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Title: Community-Based Measurements Reveal Unseen Differences during Air Pollution Episodes
Short-term exposure to fine particulate matter (PM2.5) pollution is linked to numerous adverse health effects. Pollution episodes, such as wildfires, can lead to substantial increases in PM2.5 levels. However, sparse regulatory measurements provide an incomplete understanding of pollution gradients. Here, we demonstrate an infrastructure that integrates community-based measurements from a network of low-cost PM2.5 sensors with rigorous calibration and a Gaussian process model to understand neighborhood-scale PM2.5 concentrations during three pollution episodes (July 4, 2018, fireworks; July 5 and 6, 2018, wildfire; Jan 3−7, 2019, persistent cold air pool, PCAP). The firework/wildfire events included 118 sensors in 84 locations, while the PCAP event included 218 sensors in 138 locations. The model results accurately predict reference measurements during the fireworks (n: 16, hourly root-mean-square error, RMSE, 12.3−21.5 μg/m3, n(normalized)-RMSE: 9−24%), the wildfire (n: 46, RMSE: 2.6−4.0 μg/m3; nRMSE: 13.1−22.9%), and the PCAP (n: 96, RMSE: 4.9−5.7 μg/m3; nRMSE: 20.2−21.3%). They also revealed dramatic geospatial differences in PM2.5 concentrations that are not apparent when only considering government measurements or viewing the US Environmental Protection Agency’s AirNow’s visualizations. Complementing the PM2.5 estimates and visualizations are highly resolved uncertainty maps. Together, these results illustrate the potential for low-cost sensor networks that combined with a more » data-fusion algorithm and appropriate calibration and training can dynamically and with improved accuracy estimate PM2.5 concentrations during pollution episodes. These highly resolved uncertainty estimates can provide a much-needed strategy to communicate uncertainty to end users. « less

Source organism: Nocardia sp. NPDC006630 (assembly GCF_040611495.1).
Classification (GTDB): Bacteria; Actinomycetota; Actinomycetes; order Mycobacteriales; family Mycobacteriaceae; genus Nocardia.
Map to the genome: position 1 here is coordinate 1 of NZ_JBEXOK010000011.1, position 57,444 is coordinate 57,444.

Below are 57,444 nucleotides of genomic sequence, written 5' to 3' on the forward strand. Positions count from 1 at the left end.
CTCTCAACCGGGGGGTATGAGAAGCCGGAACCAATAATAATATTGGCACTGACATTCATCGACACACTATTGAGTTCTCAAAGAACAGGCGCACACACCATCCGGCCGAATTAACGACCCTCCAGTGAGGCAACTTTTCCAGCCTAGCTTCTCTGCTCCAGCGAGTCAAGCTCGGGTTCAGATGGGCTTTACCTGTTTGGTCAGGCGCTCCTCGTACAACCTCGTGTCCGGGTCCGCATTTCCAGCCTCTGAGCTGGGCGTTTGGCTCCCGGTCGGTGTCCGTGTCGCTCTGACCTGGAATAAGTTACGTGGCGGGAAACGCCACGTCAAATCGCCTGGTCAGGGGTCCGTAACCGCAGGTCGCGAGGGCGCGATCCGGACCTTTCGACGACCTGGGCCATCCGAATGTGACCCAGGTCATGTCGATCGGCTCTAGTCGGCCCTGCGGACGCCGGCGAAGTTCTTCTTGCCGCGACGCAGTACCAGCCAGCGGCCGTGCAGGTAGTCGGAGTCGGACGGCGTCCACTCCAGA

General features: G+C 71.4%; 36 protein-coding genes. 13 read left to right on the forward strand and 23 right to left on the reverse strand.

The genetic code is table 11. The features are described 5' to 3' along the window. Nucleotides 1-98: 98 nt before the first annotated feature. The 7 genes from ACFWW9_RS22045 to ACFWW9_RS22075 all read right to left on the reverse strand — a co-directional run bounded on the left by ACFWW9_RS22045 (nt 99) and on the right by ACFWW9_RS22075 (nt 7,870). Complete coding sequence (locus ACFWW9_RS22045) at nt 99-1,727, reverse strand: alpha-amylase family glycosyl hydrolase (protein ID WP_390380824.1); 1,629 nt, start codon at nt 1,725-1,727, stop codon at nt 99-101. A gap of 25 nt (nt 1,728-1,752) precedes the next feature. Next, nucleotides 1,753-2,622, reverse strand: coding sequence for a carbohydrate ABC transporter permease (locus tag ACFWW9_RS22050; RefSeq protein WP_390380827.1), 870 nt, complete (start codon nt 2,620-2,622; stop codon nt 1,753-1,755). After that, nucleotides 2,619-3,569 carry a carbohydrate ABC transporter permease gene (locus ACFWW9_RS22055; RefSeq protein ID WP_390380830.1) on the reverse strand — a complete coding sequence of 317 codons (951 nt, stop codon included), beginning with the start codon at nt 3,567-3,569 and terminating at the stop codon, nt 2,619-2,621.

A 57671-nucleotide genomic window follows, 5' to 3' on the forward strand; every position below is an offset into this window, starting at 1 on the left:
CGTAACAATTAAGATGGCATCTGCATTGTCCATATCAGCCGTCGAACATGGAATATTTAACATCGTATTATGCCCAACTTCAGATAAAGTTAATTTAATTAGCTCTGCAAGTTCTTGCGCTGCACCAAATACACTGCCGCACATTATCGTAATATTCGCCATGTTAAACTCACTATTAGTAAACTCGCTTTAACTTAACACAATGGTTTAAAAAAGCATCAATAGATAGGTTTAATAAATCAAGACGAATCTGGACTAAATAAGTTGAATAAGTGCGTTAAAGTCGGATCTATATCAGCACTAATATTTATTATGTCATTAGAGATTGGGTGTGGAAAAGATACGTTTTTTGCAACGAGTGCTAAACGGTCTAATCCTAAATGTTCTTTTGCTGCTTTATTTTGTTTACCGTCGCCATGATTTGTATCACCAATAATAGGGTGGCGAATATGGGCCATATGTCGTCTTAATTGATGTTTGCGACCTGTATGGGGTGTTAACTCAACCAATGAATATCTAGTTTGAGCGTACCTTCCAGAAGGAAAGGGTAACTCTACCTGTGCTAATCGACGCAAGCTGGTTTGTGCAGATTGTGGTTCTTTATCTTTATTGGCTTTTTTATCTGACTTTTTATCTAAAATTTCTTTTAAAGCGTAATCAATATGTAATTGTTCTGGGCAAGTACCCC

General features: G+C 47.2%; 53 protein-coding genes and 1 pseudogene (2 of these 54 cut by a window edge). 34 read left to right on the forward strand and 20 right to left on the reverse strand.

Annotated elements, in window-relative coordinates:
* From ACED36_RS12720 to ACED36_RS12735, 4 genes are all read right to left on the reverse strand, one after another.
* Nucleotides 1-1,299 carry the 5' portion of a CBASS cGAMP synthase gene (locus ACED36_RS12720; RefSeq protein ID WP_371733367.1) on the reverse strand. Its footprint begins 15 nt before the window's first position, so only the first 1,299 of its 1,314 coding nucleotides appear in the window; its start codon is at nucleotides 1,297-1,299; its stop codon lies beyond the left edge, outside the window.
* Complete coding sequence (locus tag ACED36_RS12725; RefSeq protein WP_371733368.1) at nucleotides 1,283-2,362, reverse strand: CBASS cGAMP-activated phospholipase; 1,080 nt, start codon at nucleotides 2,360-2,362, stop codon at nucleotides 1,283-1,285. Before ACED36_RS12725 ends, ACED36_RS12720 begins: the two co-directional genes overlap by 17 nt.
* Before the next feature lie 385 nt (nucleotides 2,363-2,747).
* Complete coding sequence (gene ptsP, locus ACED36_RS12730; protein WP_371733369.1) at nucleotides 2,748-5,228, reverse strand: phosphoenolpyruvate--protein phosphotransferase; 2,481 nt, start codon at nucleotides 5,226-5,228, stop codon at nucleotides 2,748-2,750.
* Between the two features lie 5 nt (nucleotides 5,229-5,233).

Authors:
; ; ; ; ; ; ;
Award ID(s):
1642513 1646408
Publication Date:
NSF-PAR ID:
10207574
Journal Name:
Environmental Science & Technology
ISSN:
0013-936X
Sponsoring Org:
National Science Foundation
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